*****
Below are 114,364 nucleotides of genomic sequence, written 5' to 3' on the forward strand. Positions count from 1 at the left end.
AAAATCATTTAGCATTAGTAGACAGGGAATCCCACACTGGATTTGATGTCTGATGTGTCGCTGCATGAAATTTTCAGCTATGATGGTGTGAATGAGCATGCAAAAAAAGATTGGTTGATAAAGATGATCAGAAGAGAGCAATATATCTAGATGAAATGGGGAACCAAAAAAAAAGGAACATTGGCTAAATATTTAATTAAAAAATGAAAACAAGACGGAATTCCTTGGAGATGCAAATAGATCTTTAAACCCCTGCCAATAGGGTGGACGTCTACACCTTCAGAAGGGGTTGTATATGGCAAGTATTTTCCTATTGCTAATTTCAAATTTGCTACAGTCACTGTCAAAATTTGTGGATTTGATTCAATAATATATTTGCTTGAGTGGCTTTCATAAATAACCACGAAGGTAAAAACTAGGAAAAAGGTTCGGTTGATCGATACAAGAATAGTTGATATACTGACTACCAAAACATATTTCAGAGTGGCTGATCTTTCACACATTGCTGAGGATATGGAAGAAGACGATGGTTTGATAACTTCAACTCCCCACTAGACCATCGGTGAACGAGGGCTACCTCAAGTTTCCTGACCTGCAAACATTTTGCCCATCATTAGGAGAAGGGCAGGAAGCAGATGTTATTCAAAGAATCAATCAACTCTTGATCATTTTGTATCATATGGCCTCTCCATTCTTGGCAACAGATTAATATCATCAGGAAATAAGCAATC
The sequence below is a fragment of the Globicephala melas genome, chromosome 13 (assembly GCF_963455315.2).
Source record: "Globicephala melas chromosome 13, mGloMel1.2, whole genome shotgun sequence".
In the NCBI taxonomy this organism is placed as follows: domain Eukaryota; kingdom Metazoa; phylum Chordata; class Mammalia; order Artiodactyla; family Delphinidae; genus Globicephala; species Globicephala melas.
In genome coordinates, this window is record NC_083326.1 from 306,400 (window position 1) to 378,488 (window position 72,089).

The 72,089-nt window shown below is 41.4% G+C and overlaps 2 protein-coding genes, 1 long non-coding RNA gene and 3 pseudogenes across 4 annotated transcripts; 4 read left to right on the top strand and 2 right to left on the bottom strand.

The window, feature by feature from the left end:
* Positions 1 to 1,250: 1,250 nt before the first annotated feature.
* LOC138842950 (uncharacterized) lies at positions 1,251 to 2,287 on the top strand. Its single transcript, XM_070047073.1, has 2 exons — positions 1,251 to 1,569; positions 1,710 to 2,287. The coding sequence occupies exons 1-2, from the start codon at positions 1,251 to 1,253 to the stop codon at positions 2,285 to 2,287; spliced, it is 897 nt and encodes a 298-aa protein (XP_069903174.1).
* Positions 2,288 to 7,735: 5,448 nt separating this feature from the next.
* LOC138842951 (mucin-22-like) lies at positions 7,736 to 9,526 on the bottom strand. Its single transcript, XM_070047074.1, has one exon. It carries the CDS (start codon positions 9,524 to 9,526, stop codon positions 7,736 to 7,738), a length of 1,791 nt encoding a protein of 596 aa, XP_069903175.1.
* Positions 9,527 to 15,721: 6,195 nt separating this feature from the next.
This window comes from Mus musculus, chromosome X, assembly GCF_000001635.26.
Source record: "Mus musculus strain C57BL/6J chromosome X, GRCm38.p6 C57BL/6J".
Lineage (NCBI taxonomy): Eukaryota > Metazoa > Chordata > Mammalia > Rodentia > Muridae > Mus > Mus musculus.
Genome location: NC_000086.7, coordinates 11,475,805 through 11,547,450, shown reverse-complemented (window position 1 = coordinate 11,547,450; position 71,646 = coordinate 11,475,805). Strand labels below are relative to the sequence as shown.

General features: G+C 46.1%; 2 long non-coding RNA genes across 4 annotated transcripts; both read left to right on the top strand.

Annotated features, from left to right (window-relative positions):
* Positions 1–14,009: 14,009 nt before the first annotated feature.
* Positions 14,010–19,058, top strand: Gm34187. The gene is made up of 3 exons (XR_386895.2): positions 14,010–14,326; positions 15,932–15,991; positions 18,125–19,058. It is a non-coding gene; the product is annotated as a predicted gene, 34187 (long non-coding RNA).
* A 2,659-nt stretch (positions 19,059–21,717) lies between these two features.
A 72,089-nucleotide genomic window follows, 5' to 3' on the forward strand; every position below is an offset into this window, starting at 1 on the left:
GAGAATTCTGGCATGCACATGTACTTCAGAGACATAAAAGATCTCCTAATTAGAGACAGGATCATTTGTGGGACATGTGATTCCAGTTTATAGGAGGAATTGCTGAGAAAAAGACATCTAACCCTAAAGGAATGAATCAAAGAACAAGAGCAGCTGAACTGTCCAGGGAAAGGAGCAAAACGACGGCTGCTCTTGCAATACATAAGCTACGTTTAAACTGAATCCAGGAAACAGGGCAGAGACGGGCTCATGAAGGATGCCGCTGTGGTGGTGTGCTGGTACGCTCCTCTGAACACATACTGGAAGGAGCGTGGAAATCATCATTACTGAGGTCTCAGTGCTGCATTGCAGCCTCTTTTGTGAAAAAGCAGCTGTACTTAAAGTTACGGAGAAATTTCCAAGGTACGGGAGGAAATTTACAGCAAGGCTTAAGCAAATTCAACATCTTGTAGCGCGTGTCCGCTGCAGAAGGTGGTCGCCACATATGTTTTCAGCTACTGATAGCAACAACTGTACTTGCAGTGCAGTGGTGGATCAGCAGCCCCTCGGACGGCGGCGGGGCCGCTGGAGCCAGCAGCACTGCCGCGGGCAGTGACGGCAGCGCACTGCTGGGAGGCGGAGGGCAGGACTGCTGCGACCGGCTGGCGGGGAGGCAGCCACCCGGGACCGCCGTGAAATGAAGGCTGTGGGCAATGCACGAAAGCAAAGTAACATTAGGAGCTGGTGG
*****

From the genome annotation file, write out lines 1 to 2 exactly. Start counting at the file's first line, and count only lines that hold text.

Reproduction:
Below are 114,364 nucleotides of genomic sequence, written 5' to 3' on the forward strand. Positions count from 1 at the left end.
AAAATCATTTAGCATTAGTAGACAGGGAATCCCACACTGGATTTGATGTCTGATGTGTCGCTGCATGAAATTTTCAGCTATGATGGTGTGAATGAGCATGCAAAAAAAGATTGGTTGATAAAGATGATCAGAAGAGAGCAATATATCTAGATGAAATGGGGAACCAAAAAAAAAGGAACATTGGCTAAATATTTAATTAAAAAATGAAAACAAGACGGAATTCCTTGGAGATGCAAATAGATCTTTAAACCCCTGCCAATAGGGTGGACGTCTACACCTTCAGAAGGGGTTGTATATGGCAAGTATTTTCCTATTGCTAATTTCAAATTTGCTACAGTCACTGTCAAAATTTGTGGATTTGATTCAATAATATATTTGCTTGAGTGGCTTTCATAAATAACCACGAAGGTAAAAACTAGGAAAAAGGTTCGGTTGATCGATACAAGAATAGTTGATATACTGACTACCAAAACATATTTCAGAGTGGCTGATCTTTCACACATTGCTGAGGATATGGAAGAAGACGATGGTTTGATAACTTCAACTCCCCACTAGACCATCGGTGAACGAGGGCTACCTCAAGTTTCCTGACCTGCAAACATTTTGCCCATCATTAGGAGAAGGGCAGGAAGCAGATGTTATTCAAAGAATCAATCAACTCTTGATCATTTTGTATCATATGGCCTCTCCATTCTTGGCAACAGATTAATATCATCAGGAAATAAGCAATC